For more than a decade, the leading international anti-money laundering standard-setting body, the Financial Action Task Force on Money Laundering (“FATF”), has urged the United States to collect corporate beneficial ownership information and prohibit the issuance of bearer shares.[4]  FATF rates the United States as “non-compliant” with some of its recommendations, stating that the United States had, “no measures in place to ensure that there is adequate, accurate, and timely information on the beneficial ownership and control of legal persons that can be obtained or accessed in a timely fashion by competent authorities.”[5] 

In 2006, FATF recommended that the United States urgently determine ways in which, “adequate and accurate information on beneficial ownership may be available on a timely basis to law enforcement authorities.”[6]  In 2016, FATF noted that the “[l]ack of timely access to adequate, accurate and current beneficial ownership information (BO) remains one of the fundamental gaps in the U.S. context.”[7] 

A beneficial ownership disclosure amendment was not included in the Senate’s version of the must-pass NDAA, but a similar Crapo-Brown amendment (despite some technical and substantive differences with the House version), entitled the Anti-Money Laundering Act of 2020, was offered and enjoys bipartisan backing among several influential Senators.[8] Senate Democrats broadly support a requirement that certain companies disclose their beneficial owners to the Federal government, as do many Republican Senators and key Republican leaders including Banking Committee Chairman Michael Crapo, Judiciary Committee Chairman Lindsey Graham, Finance Committee Chairman Charles Grassley, and Small Business and Entrepreneurship Chairman Marco Rubio.[9]  Such broad-based support, along with support from the Trump Administration, leads many to believe that the disclosure requirements will substantially survive the reconciliation process and be enacted into law. More than fourteen years later, FATF’s recommendations may become a reality in the United States, as it may finally join other advanced economies in requiring the disclosure of beneficial ownership information.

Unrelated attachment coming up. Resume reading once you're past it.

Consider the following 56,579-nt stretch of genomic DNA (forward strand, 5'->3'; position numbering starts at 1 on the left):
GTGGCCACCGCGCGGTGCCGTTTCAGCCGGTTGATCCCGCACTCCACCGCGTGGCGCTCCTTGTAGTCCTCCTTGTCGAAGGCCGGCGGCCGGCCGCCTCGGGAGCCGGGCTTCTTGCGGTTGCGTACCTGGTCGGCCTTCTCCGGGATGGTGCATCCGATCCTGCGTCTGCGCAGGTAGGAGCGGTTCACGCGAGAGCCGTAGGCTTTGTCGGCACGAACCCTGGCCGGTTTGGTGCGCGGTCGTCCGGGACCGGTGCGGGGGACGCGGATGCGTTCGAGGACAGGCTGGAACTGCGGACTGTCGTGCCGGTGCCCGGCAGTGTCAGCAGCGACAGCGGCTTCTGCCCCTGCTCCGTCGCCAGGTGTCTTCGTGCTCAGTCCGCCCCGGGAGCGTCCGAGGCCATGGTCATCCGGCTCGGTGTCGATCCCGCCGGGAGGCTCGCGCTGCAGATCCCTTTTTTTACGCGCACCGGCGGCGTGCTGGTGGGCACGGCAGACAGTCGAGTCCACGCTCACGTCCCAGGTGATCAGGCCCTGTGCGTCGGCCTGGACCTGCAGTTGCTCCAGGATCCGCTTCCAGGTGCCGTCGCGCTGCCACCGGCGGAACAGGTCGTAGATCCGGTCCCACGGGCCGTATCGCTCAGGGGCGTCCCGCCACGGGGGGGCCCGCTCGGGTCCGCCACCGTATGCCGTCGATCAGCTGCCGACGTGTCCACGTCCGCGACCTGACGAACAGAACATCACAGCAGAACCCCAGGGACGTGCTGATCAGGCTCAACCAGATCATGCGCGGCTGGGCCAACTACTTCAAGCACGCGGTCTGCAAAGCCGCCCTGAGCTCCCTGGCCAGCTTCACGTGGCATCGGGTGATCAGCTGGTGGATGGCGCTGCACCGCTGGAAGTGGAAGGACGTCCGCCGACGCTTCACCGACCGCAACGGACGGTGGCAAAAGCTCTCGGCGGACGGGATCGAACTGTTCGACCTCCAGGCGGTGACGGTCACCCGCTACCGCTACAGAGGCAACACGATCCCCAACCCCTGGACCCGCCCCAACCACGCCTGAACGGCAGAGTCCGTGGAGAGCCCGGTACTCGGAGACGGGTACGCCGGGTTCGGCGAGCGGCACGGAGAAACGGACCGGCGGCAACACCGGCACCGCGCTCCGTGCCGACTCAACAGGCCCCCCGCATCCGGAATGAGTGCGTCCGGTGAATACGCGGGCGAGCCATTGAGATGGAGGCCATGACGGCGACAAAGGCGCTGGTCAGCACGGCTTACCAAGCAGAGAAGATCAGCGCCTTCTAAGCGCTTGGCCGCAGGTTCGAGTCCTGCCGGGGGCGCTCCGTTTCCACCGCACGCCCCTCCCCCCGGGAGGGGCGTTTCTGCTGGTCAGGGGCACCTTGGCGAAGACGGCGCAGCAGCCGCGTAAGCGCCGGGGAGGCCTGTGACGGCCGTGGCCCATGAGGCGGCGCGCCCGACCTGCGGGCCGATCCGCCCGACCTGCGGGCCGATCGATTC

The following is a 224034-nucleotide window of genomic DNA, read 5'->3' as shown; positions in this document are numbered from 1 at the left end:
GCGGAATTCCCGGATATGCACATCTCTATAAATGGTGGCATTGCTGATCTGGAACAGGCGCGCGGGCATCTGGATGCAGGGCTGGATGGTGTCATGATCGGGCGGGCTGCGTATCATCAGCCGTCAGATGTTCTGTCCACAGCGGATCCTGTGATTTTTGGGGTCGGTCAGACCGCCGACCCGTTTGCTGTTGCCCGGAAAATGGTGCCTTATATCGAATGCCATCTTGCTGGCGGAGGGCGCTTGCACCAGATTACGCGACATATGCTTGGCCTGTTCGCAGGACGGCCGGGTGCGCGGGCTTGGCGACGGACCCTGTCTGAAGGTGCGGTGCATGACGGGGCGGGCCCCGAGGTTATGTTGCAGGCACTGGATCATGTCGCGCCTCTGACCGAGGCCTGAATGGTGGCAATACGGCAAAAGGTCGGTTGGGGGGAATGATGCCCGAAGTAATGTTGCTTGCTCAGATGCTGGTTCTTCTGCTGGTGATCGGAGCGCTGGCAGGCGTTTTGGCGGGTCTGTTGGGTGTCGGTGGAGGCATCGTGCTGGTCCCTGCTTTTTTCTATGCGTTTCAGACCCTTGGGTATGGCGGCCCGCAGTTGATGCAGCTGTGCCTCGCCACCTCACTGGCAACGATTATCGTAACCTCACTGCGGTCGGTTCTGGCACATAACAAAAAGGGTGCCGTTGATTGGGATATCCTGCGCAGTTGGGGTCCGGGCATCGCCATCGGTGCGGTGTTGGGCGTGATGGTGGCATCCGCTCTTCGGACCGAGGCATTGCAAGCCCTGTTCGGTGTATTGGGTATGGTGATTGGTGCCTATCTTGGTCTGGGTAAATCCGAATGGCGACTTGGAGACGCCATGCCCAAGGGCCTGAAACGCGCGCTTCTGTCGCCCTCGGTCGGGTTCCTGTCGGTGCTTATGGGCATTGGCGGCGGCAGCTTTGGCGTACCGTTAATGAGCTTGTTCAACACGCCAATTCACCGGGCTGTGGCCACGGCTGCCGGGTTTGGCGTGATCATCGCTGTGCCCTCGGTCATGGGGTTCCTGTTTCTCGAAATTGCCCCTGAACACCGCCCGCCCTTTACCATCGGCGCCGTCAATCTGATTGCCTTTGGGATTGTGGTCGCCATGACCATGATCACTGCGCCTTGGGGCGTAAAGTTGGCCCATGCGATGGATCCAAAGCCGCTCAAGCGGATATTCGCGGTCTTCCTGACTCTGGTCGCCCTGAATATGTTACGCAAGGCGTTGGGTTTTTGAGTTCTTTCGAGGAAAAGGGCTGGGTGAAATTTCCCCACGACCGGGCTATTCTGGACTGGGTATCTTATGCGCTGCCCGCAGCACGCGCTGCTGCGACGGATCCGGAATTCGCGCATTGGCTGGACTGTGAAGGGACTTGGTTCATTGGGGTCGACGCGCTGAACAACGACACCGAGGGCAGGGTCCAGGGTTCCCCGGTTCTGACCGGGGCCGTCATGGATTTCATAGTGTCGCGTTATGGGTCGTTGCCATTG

[1] See



[4] See e.g., “Third Mutual Evaluation Report on Anti-Money Laundering and Combating the Financing of Terrorism for the United States of America” (June 23, 2006), FATF, available at:

[5] Id. at 304.

[6] Id. at 308.

[7] “Mutual Evaluation Report of Anti-Money Laundering and Counter-Terrorist Financing Measures of the United States” (December 2016), FATF, available at:

[8] Neil Haggerty, “House Passes AML Reforms in Defense Spending Bil” (July 22, 2020), American Banker, available at:

[9] Jim Saksa, “House Votes to Attach Anti-Money Laundering Provision to Defense Bill” (July 20, 2020), CQ.